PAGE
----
The HKU MOODLE site accommodates students' habits in using simpler interface, one login account and one email account in communication, a habit that was largely driven by the trend of simplicity and one-stop solution set by Google, Facebook, Twitter, YouTube and Blogs. The major challenge was that it was not designed to mock up to be a virtual transactional workplace. Investment was made to create a satellite site to which students could access with the same login account via a hyperlink on the subject page at the HKU main site. Figure 1 is a screen capture of the login page of the SMILE site which deliberately has a brighter and cheerful colour tone from the HKU main site with the smiling face logo at the top left hand corner of the page.

Figure 1

Login page of the SMILE platform

Students continue to work in teams on the integrated platform. There were 12 teams last academic year 2014/15. Each team could come up with a name of their own, subject to the approval of the course co-ordinator with reference to the relevant rules on naming a law firm. [17] This aims to allow a degree of 'common ownership' among the members of the same team in the virtual workspace and their work done together. Figure 2 is a screen capture of the sections of two of those teams last year as could be seen by the teacher. Each team, however, were granted access to their own section only and could not see what was going on in any other team.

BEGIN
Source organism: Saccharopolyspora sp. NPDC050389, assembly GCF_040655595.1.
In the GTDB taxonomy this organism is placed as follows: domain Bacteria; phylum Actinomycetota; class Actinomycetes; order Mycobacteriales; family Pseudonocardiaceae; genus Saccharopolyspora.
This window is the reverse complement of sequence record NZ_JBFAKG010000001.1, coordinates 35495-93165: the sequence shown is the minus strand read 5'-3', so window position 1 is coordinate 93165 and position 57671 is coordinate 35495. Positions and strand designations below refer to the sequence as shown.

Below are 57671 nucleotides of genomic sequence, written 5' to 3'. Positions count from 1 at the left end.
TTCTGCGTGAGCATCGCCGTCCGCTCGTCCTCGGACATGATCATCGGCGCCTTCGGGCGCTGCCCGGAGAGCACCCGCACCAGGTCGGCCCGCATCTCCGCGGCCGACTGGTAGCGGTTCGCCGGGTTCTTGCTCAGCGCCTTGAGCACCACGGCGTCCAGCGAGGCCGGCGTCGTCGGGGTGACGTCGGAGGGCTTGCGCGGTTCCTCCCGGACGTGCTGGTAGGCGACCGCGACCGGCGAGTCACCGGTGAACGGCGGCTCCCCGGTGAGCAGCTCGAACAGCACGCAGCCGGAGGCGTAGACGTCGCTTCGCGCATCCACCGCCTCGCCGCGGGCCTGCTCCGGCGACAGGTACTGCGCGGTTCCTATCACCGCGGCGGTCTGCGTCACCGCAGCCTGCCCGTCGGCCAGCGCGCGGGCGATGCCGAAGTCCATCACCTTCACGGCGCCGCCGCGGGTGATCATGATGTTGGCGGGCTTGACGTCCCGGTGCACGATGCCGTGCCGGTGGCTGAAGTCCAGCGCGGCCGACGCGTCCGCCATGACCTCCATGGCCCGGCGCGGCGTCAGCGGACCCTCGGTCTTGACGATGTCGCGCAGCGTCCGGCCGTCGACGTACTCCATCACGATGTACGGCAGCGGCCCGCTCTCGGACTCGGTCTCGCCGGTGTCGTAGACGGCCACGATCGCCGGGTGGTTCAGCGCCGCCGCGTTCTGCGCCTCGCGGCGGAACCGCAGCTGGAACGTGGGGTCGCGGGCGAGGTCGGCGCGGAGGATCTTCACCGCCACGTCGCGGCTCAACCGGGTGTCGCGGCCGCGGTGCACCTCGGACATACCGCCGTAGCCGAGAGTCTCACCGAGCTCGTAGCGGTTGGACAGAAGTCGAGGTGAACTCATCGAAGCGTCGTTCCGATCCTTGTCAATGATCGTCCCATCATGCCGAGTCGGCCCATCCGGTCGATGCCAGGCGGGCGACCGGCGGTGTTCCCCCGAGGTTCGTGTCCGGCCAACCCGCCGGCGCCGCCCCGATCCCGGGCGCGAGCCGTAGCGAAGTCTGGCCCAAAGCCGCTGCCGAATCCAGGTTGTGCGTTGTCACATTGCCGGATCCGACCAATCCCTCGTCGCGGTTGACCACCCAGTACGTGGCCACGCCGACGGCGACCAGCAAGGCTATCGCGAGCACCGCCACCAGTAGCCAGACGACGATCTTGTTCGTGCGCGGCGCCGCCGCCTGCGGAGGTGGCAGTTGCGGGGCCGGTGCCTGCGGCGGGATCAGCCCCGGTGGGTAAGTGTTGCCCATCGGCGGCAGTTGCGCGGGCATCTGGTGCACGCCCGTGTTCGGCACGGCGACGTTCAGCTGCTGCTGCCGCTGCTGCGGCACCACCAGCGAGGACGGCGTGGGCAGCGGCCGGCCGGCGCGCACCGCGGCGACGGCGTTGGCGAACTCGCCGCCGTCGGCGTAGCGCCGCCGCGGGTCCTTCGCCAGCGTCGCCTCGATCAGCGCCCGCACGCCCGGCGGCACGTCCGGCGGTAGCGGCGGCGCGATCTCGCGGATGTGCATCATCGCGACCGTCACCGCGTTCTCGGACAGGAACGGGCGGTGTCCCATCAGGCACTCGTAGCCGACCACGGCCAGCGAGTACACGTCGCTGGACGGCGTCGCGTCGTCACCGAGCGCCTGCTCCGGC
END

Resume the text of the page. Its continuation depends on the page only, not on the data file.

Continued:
Figure 2

Sections of two teams (or firms)

To further enhance the degree of realism in the virtual workplace, the 'Discussion Forum' in a general MOODLE site for posting announcements and discussion topics has been retitled 'Email' in SMILE. The original 'Wiki' page which allows collaborative work has changed to call 'Drafts' where students carry out their group drafting work.

SIMPLE supports the creation of a virtual town where students engage in authentic simulations of professional transactions; [18] SMILE does it with a real city map. Figure 3 is a Google map of part of Hong Kong with three special icons, from left to right, representing: the Law Society of Hong Kong (for conducting a will search), the Lands Registry (for conducting a land/real property search) and the Companies Registry (for conducting a company search). By clicking the relevant icon on the map, students will be directed to a mock-up application form for the search.

Figure 3

figure 3

The Hong Kong city map

To enhance students' awareness of the relevance and importance of effective time management, they are encouraged to utilise the 'Calendar' on SMILE (Figure 4). Students can mark down essential deadlines and record the duration of time spent on a particular day on a particular task (resembling to filling out a time sheet at the workplace).